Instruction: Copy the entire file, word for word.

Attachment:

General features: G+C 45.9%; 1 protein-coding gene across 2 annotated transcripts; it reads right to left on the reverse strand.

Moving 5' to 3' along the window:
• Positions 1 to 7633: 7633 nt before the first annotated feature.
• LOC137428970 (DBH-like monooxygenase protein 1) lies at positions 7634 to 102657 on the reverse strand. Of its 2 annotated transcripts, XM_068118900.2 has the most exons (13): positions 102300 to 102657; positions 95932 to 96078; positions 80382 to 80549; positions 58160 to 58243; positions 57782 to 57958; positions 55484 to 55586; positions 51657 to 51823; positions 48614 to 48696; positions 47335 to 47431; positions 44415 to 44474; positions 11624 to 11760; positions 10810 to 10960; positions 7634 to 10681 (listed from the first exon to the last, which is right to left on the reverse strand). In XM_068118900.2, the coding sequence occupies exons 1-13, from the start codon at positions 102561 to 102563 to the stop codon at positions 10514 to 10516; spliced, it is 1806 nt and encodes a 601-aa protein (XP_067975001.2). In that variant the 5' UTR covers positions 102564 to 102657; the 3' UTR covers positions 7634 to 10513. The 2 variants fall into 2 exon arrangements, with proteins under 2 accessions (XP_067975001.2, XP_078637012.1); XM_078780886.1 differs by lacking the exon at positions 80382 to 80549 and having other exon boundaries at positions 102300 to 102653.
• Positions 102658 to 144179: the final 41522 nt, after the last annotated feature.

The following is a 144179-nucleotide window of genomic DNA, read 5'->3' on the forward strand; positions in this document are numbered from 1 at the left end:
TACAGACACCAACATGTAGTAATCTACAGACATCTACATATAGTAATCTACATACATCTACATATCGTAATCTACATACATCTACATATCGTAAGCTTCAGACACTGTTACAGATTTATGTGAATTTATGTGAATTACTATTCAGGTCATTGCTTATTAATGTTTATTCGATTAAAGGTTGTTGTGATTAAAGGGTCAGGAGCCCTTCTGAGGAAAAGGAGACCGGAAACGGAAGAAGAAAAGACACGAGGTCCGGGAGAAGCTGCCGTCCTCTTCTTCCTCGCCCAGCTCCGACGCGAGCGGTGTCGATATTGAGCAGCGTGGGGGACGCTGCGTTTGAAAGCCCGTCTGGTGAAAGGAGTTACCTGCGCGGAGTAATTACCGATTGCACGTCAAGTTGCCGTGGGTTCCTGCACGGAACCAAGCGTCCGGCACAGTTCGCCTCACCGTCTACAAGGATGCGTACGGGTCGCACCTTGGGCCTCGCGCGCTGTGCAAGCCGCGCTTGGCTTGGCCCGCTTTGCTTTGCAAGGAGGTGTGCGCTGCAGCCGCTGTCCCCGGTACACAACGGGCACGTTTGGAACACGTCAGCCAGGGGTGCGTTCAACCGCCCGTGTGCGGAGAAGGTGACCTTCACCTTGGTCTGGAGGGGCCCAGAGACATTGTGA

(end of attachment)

General features: G+C 45.9%; 1 protein-coding gene across 2 annotated transcripts; it reads right to left on the reverse strand.

Moving 5' to 3' along the window:
• Positions 1 to 7633: 7633 nt before the first annotated feature.
• LOC137428970 (DBH-like monooxygenase protein 1) lies at positions 7634 to 102657 on the reverse strand. Of its 2 annotated transcripts, XM_068118900.2 has the most exons (13): positions 102300 to 102657; positions 95932 to 96078; positions 80382 to 80549; positions 58160 to 58243; positions 57782 to 57958; positions 55484 to 55586; positions 51657 to 51823; positions 48614 to 48696; positions 47335 to 47431; positions 44415 to 44474; positions 11624 to 11760; positions 10810 to 10960; positions 7634 to 10681 (listed from the first exon to the last, which is right to left on the reverse strand). In XM_068118900.2, the coding sequence occupies exons 1-13, from the start codon at positions 102561 to 102563 to the stop codon at positions 10514 to 10516; spliced, it is 1806 nt and encodes a 601-aa protein (XP_067975001.2). In that variant the 5' UTR covers positions 102564 to 102657; the 3' UTR covers positions 7634 to 10513. The 2 variants fall into 2 exon arrangements, with proteins under 2 accessions (XP_067975001.2, XP_078637012.1); XM_078780886.1 differs by lacking the exon at positions 80382 to 80549 and having other exon boundaries at positions 102300 to 102653.
• Positions 102658 to 144179: the final 41522 nt, after the last annotated feature.

The following is a 144179-nucleotide window of genomic DNA, read 5'->3' on the forward strand; positions in this document are numbered from 1 at the left end:
TACAGACACCAACATGTAGTAATCTACAGACATCTACATATAGTAATCTACATACATCTACATATCGTAATCTACATACATCTACATATCGTAAGCTTCAGACACTGTTACAGATTTATGTGAATTTATGTGAATTACTATTCAGGTCATTGCTTATTAATGTTTATTCGATTAAAGGTTGTTGTGATTAAAGGGTCAGGAGCCCTTCTGAGGAAAAGGAGACCGGAAACGGAAGAAGAAAAGACACGAGGTCCGGGAGAAGCTGCCGTCCTCTTCTTCCTCGCCCAGCTCCGACGCGAGCGGTGTCGATATTGAGCAGCGTGGGGGACGCTGCGTTTGAAAGCCCGTCTGGTGAAAGGAGTTACCTGCGCGGAGTAATTACCGATTGCACGTCAAGTTGCCGTGGGTTCCTGCACGGAACCAAGCGTCCGGCACAGTTCGCCTCACCGTCTACAAGGATGCGTACGGGTCGCACCTTGGGCCTCGCGCGCTGTGCAAGCCGCGCTTGGCTTGGCCCGCTTTGCTTTGCAAGGAGGTGTGCGCTGCAGCCGCTGTCCCCGGTACACAACGGGCACGTTTGGAACACGTCAGCCAGGGGTGCGTTCAACCGCCCGTGTGCGGAGAAGGTGACCTTCACCTTGGTCTGGAGGGGCCCAGAGACATTGTGA